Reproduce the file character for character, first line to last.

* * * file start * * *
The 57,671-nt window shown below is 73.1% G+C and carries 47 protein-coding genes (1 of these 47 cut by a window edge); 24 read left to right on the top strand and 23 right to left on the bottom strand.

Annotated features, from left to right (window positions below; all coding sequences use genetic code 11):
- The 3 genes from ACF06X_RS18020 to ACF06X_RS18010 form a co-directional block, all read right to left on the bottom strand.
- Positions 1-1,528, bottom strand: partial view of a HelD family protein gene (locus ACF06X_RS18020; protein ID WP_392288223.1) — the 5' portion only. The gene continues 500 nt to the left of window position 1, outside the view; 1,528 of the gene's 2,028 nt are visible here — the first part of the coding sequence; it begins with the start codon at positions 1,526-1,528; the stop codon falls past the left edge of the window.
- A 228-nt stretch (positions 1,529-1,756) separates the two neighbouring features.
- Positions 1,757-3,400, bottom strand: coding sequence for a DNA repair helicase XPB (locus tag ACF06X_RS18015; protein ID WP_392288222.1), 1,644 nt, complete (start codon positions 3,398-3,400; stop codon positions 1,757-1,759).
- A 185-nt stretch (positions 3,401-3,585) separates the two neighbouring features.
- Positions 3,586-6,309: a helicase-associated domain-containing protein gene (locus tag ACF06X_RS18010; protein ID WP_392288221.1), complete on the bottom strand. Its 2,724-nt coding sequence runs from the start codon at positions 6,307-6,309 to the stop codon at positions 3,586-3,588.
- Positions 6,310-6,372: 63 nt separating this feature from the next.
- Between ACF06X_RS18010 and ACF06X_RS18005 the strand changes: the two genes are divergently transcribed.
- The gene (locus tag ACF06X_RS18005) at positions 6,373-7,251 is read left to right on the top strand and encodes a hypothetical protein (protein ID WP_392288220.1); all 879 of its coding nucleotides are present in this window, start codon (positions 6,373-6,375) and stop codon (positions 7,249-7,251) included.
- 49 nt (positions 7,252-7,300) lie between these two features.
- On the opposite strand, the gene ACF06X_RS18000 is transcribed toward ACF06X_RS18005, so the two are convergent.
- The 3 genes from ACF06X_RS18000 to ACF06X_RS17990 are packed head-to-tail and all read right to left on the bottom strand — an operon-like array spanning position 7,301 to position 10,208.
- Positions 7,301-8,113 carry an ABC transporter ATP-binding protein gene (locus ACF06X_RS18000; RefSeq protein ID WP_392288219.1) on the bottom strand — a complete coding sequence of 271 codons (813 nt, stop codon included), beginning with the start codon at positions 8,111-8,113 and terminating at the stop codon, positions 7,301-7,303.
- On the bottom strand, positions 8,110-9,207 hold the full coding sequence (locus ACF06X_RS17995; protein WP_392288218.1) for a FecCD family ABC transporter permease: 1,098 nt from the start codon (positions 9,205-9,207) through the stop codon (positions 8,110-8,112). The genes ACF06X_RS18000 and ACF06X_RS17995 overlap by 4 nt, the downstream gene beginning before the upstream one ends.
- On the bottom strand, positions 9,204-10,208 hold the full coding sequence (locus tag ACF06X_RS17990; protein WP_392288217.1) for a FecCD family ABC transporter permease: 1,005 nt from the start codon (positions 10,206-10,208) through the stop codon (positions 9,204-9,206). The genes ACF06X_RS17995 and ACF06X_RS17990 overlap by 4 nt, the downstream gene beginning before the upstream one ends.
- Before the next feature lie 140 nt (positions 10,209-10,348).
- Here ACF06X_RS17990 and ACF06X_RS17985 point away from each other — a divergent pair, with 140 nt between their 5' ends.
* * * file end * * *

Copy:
The 57,671-nt window shown below is 73.1% G+C and carries 47 protein-coding genes (1 of these 47 cut by a window edge); 24 read left to right on the top strand and 23 right to left on the bottom strand.

Annotated features, from left to right (window positions below; all coding sequences use genetic code 11):
- The 3 genes from ACF06X_RS18020 to ACF06X_RS18010 form a co-directional block, all read right to left on the bottom strand.
- Positions 1-1,528, bottom strand: partial view of a HelD family protein gene (locus ACF06X_RS18020; protein ID WP_392288223.1) — the 5' portion only. The gene continues 500 nt to the left of window position 1, outside the view; 1,528 of the gene's 2,028 nt are visible here — the first part of the coding sequence; it begins with the start codon at positions 1,526-1,528; the stop codon falls past the left edge of the window.
- A 228-nt stretch (positions 1,529-1,756) separates the two neighbouring features.
- Positions 1,757-3,400, bottom strand: coding sequence for a DNA repair helicase XPB (locus tag ACF06X_RS18015; protein ID WP_392288222.1), 1,644 nt, complete (start codon positions 3,398-3,400; stop codon positions 1,757-1,759).
- A 185-nt stretch (positions 3,401-3,585) separates the two neighbouring features.
- Positions 3,586-6,309: a helicase-associated domain-containing protein gene (locus tag ACF06X_RS18010; protein ID WP_392288221.1), complete on the bottom strand. Its 2,724-nt coding sequence runs from the start codon at positions 6,307-6,309 to the stop codon at positions 3,586-3,588.
- Positions 6,310-6,372: 63 nt separating this feature from the next.
- Between ACF06X_RS18010 and ACF06X_RS18005 the strand changes: the two genes are divergently transcribed.
- The gene (locus tag ACF06X_RS18005) at positions 6,373-7,251 is read left to right on the top strand and encodes a hypothetical protein (protein ID WP_392288220.1); all 879 of its coding nucleotides are present in this window, start codon (positions 6,373-6,375) and stop codon (positions 7,249-7,251) included.
- 49 nt (positions 7,252-7,300) lie between these two features.
- On the opposite strand, the gene ACF06X_RS18000 is transcribed toward ACF06X_RS18005, so the two are convergent.
- The 3 genes from ACF06X_RS18000 to ACF06X_RS17990 are packed head-to-tail and all read right to left on the bottom strand — an operon-like array spanning position 7,301 to position 10,208.
- Positions 7,301-8,113 carry an ABC transporter ATP-binding protein gene (locus ACF06X_RS18000; RefSeq protein ID WP_392288219.1) on the bottom strand — a complete coding sequence of 271 codons (813 nt, stop codon included), beginning with the start codon at positions 8,111-8,113 and terminating at the stop codon, positions 7,301-7,303.
- On the bottom strand, positions 8,110-9,207 hold the full coding sequence (locus ACF06X_RS17995; protein WP_392288218.1) for a FecCD family ABC transporter permease: 1,098 nt from the start codon (positions 9,205-9,207) through the stop codon (positions 8,110-8,112). The genes ACF06X_RS18000 and ACF06X_RS17995 overlap by 4 nt, the downstream gene beginning before the upstream one ends.
- On the bottom strand, positions 9,204-10,208 hold the full coding sequence (locus tag ACF06X_RS17990; protein WP_392288217.1) for a FecCD family ABC transporter permease: 1,005 nt from the start codon (positions 10,206-10,208) through the stop codon (positions 9,204-9,206). The genes ACF06X_RS17995 and ACF06X_RS17990 overlap by 4 nt, the downstream gene beginning before the upstream one ends.
- Before the next feature lie 140 nt (positions 10,209-10,348).
- Here ACF06X_RS17990 and ACF06X_RS17985 point away from each other — a divergent pair, with 140 nt between their 5' ends.